Permanent Partial Disability, or PPD, is a disability rating related to injuries sustained after an accident that affects the patient’s ability to work. Generally speaking, the injured party can still work, but not at the same level they once could due to injuries sustained. This means their earning potential can be affected for the rest of their career.
How is PPD Determined?
Medical personnel that has been monitoring and treating the patient can determine what disability rating the patient has. A disability rating of 0% to 100% is determined after the patient has received medical treatment and recovered as much as possible. If the rating is deemed to be 100%, the patient could pursue total disability. If it is determined that the rating is between 1 and 99%, the patient is considered to be eligible for PPD.
For example, if an injured party suffers a significant injury to their shoulder and requires medical treatment and physical therapy, they will complete this therapy based on the doctor’s recommendations. Once they have fulfilled all advised treatment, if they are still unable to use their shoulder at the same level that they were before the accident, a disability rating will be calculated by the doctor.
What Factors Determine PPD Calculation?
PPD is calculated based on 66.67% or ⅔ of the employee’s average weekly income over the past year. If the injured employee has worked for the employer for less than twelve months, exceptions will be determined case-by-case.
One of the other main factors is the body part that was injured. Each area of the body will have a certain number of weeks determined by the state that the injured party can receive compensation. Suppose the injured party can’t use their finger, for example, as they used to. In that case, this generally will be calculated as fewer weeks of compensation than would be necessary for a back injury.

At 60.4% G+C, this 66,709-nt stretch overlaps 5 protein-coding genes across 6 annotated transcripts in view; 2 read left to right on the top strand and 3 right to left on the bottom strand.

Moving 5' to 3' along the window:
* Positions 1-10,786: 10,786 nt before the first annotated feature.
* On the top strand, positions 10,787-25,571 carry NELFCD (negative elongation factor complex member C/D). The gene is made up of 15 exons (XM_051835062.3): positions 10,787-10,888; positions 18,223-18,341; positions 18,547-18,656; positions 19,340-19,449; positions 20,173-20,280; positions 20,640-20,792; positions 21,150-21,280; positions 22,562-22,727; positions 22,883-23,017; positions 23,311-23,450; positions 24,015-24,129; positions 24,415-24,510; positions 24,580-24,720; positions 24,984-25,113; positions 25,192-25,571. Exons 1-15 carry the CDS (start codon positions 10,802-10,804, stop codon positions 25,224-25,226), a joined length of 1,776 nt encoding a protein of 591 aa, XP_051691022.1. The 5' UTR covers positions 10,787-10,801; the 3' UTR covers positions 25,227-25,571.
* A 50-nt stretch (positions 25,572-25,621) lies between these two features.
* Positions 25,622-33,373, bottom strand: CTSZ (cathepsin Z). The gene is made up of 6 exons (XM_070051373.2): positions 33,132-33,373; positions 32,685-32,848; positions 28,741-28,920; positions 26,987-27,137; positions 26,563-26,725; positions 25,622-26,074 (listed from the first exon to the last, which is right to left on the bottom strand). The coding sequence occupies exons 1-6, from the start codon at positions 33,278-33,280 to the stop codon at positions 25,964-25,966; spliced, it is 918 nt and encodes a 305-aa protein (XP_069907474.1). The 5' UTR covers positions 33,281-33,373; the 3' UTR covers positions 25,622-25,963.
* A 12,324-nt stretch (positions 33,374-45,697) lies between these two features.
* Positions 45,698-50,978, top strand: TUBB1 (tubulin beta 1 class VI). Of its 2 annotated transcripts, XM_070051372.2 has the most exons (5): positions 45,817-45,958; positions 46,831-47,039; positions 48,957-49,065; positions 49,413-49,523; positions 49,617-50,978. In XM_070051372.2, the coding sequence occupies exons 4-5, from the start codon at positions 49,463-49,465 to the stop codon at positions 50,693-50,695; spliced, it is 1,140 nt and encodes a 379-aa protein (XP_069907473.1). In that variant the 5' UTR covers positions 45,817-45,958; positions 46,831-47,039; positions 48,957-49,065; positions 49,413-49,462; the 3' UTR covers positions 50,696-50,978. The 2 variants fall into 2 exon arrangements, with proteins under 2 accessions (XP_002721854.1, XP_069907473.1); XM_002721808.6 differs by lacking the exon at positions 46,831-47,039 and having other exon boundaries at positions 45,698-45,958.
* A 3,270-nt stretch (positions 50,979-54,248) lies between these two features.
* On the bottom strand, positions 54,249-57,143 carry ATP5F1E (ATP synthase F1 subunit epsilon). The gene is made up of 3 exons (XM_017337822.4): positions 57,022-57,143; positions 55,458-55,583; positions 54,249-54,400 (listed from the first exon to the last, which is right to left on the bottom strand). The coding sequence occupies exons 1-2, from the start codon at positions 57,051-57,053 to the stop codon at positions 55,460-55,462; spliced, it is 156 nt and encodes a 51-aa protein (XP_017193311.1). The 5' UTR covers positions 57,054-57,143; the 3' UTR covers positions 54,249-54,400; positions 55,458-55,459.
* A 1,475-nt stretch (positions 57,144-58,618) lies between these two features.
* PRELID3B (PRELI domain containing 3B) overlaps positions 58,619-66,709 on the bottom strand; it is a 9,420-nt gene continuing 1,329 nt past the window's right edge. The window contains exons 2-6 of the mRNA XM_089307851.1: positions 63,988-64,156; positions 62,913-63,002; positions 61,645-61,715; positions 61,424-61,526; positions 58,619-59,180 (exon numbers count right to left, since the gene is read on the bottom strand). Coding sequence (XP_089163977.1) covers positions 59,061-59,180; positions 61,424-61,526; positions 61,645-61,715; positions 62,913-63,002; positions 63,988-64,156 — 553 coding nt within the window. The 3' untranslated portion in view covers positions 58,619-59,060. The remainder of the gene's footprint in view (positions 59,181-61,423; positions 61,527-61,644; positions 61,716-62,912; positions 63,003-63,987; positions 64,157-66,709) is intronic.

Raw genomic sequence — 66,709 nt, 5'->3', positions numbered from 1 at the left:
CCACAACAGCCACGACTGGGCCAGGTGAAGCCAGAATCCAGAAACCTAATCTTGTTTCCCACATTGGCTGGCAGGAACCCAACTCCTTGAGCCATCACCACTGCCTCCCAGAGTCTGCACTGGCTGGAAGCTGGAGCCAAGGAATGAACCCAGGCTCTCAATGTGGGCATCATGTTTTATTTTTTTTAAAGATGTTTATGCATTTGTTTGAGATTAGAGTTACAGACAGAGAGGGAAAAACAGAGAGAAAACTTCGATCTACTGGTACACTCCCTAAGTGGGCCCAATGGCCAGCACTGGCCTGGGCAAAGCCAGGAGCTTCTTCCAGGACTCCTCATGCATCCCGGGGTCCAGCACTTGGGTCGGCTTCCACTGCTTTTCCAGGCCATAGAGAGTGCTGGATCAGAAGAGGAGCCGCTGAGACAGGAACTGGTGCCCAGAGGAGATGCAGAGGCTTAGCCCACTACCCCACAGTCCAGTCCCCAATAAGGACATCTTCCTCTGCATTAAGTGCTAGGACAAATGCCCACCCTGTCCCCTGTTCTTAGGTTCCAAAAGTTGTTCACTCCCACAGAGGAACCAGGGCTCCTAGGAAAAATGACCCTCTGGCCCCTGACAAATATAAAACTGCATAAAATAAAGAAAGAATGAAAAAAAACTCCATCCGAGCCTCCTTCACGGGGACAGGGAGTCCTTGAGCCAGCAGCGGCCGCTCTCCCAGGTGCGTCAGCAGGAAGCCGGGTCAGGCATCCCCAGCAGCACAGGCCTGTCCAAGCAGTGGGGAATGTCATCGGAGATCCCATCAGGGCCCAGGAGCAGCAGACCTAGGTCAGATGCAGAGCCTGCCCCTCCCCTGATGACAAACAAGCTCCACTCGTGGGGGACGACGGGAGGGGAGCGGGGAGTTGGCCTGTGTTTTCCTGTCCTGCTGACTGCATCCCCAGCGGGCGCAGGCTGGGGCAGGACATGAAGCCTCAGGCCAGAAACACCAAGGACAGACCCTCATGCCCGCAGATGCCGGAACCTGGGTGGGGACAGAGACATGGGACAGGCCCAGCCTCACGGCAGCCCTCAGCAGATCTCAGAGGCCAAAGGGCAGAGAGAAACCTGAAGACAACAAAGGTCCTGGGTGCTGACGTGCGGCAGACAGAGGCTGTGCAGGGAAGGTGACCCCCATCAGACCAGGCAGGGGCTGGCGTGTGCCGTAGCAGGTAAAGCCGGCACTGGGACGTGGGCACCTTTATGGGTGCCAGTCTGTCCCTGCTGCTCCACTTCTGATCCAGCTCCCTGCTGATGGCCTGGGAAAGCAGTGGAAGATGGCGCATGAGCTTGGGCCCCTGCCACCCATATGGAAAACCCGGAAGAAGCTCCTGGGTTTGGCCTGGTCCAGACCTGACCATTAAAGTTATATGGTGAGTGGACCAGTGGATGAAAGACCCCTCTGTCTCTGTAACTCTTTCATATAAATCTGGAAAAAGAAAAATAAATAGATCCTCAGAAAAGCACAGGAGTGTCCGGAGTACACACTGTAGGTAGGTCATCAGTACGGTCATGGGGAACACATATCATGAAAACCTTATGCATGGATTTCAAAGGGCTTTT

The disability rating that the doctor places on the patient is also a factor. The higher the rating or percentage, the higher the compensation you may be eligible for, as factored into the calculation.
What Can I Do to Protect Myself and My Family if I Have a PPD?
Document everything as explicitly as you can. This means from the moment the injury happened to the medical treatment you or your family member sought and any details regarding their pain level. It can be easy to forget details as time passes. Having thorough documentation can help you keep the necessary facts straight and set you up for success should you need to obtain compensation in the future.
Entrust the help of an experienced attorney that has a proven track record of helping others with PPD cases. They will have a different perspective based on experience than other attorneys. They can help you prepare effectively to ensure you have been compensated accordingly and not settle for less than you deserve.
Contact our offices today at (704) 286-0947 to speak with an experienced attorney regarding your case’s specifics and learn more about how we can help you and your family move forward.